I also agree with this. Honestly, my problem is not with BioLogos per se, or with the majority of scientist affiliated with them. It is with some (in my view) unscientific arguments and unscientific ways of managing errors that is hopefully confined to a few people and on the topic of population genetics. I suppose one reason I tend to react so strongly, on a personal level, is because it reminds of me of the dishonest versions of creationism (in this confined area, to be clear). That is not something I personally know how to tolerate from mainstream scientists yet.

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Good to hear. Of your two examples, both are Behe, whose abuses of science are petty compared to other crap, and one is about jacket blurbs. I haven’t seen calls for retraction or correction, but if you regularly do this, then great.

Both Ann and Paul Nelson are tragedies IMO. Both should know better. Really sad.

As for “kid gloves,” I don’t mean to say that you don’t criticize the pitiful crap that the DI coughs up. I’m just uncomfortable with a tone used against BL that seems out of proportion. But look. I’ve had my say. My parting word is this: I do think that deleting an article, about science, from a website of the prominence of BL’s, is a mistake. My preference is what I would have done: leave the post there, with clear notes that it has been corrected, pointing to the post where that happens. That approach would be consistent with the practices of the professional scientific literature, and it would be the opposite of what we all expect from anti-science disinformation dispensaries.

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I’m actually not sure that the norms of scientific publishing provide the best framework for this issue. Retractions and corrections in the scientific literature normally concern one’s own findings and methods in primary research. I don’t recall seeing a correction to a paper (much less a retraction) because an author misinterpreted some aspect of their field in a paper’s introduction or discussion. Instead, mistaken ideas are generally refined or replaced in new publications, by the same or by other authors. I suspect broader principles of integrity, accuracy, and transparency provide a better basis for framing this discussion.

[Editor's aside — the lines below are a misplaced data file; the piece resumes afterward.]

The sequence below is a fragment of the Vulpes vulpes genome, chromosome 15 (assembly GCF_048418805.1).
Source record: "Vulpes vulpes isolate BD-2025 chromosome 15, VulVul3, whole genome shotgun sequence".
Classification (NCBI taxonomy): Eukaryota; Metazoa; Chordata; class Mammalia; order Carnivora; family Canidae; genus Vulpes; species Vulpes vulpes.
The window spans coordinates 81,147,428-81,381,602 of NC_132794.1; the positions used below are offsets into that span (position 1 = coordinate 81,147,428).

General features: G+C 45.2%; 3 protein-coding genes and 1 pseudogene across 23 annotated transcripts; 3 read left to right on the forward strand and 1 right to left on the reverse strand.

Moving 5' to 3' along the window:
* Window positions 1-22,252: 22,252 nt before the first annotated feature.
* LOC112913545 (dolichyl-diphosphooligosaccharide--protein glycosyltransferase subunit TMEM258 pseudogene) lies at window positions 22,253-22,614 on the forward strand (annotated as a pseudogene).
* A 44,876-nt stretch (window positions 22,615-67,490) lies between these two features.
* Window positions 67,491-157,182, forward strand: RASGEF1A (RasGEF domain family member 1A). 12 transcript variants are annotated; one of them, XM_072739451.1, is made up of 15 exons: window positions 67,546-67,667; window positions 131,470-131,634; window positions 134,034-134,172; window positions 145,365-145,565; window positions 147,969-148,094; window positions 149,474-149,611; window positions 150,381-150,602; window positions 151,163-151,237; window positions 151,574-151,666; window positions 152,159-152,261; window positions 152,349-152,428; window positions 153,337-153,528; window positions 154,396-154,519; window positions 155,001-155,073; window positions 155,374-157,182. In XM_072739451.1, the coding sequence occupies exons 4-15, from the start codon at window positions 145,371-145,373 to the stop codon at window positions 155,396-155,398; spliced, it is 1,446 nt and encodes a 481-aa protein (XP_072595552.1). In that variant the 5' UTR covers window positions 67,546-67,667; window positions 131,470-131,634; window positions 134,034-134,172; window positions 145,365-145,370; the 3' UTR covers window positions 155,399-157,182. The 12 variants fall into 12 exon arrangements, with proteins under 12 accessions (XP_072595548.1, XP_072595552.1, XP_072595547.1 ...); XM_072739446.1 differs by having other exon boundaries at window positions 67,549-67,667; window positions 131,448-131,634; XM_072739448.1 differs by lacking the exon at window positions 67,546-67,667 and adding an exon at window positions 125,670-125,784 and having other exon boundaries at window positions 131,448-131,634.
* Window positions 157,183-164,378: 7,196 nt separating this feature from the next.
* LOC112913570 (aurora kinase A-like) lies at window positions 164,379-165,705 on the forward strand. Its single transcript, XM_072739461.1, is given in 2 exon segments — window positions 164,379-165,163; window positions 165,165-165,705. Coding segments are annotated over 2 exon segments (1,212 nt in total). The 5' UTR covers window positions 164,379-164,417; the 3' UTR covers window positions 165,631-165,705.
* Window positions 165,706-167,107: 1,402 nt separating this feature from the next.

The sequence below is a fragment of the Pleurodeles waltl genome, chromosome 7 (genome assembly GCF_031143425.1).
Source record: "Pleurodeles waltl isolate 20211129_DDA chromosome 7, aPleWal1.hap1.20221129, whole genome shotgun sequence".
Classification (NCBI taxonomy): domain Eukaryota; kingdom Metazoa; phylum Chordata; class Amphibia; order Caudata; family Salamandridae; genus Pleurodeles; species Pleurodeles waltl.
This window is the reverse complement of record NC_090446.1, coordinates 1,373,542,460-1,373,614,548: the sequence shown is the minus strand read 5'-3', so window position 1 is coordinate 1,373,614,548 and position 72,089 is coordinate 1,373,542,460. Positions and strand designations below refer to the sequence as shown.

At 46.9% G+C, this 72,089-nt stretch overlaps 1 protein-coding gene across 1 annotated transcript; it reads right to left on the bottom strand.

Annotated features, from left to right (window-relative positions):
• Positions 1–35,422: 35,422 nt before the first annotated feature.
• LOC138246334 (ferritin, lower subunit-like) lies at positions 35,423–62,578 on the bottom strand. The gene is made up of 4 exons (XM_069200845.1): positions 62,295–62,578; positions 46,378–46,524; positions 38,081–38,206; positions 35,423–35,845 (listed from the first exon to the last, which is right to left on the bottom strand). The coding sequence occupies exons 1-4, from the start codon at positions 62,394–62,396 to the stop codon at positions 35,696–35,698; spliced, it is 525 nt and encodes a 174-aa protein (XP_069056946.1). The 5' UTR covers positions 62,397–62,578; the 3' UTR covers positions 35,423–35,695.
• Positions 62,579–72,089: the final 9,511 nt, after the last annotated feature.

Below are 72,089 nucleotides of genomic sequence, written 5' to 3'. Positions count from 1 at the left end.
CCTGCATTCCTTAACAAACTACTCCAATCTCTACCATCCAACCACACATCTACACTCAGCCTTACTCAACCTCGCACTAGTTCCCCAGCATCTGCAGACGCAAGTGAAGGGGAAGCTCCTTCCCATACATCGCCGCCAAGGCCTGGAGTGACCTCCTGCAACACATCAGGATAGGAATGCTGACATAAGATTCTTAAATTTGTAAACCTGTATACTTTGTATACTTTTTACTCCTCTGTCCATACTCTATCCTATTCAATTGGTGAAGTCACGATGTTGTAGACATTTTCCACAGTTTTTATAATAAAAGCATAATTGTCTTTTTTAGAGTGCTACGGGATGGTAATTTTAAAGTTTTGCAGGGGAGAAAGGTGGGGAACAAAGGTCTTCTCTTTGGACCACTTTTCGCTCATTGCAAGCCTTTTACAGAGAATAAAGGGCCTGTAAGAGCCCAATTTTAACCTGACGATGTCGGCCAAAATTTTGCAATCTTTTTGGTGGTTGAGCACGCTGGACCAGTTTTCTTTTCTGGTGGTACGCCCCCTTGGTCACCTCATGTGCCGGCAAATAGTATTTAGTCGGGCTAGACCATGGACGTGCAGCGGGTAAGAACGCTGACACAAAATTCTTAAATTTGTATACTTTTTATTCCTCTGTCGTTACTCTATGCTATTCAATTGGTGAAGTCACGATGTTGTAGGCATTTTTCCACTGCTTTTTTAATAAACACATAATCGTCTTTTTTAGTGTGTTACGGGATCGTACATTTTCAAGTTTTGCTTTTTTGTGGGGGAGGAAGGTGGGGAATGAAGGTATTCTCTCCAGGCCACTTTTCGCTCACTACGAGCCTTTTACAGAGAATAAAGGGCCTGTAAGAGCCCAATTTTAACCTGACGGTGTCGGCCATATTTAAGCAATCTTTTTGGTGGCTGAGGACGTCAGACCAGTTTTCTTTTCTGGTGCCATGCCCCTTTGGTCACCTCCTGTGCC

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I agree. I think it is a shame that @Agauger left here, but its got be hard when she does seem to follow a different path than the rest.

I do this regularly, and also on far more tehcnical points. I picked those because they are understandable to the public, which is critical if you are going to call out a scientist on something he is unlikely to correct. You need to do that on things the public understands. If he won’t retract things everyone knows he got wrong (and are not central to his case), then we can’t trust him to retract more nuanced things.

Of course, I’ve addressed many more of the technical points in detail. In those cases, my goal is helping the public understand, and also ensuring I didn’t miss something. See this for example: Which Irreducible Complexity?.

We’ve also called out people to engage with errors that other scientists (e.g. @art) have found: Art Hunt to Doug Axe: Invitation to Discuss.

I do think my tone can be different with BioLogos, largely this is when I’m dumbfounded that they are not following standards I just expect everyone to follow in mainstream science. I’m not surprised, in contrast, when a young earth creationist scientist executes nonsense. That’s what I expect from them.

Well, now that we are talking about it, that is one of my concerns. Though I’m sure BioLogos is not following the COPE guidelines, Haarsma did articulate a policy, a policy they seem to have violated the same day she announced it.

I agree with this too. However, that silent deletion fails on these grounds too.

This is where I also feel there is a massive missed opportunity. Handling these mistakes well would have put others (e.g. DI) really to shame, and would take away any reason I personally have for objecting to them. We all make mistakes. Some of us make large mistakes. And sometimes we don’t fix them quickly enough. If we put that all out there, and are transparent and apologetic, well then I think everyone should move to asking why other origins organizations are not doing the same. It is fairly tragic that this is not what is happening now.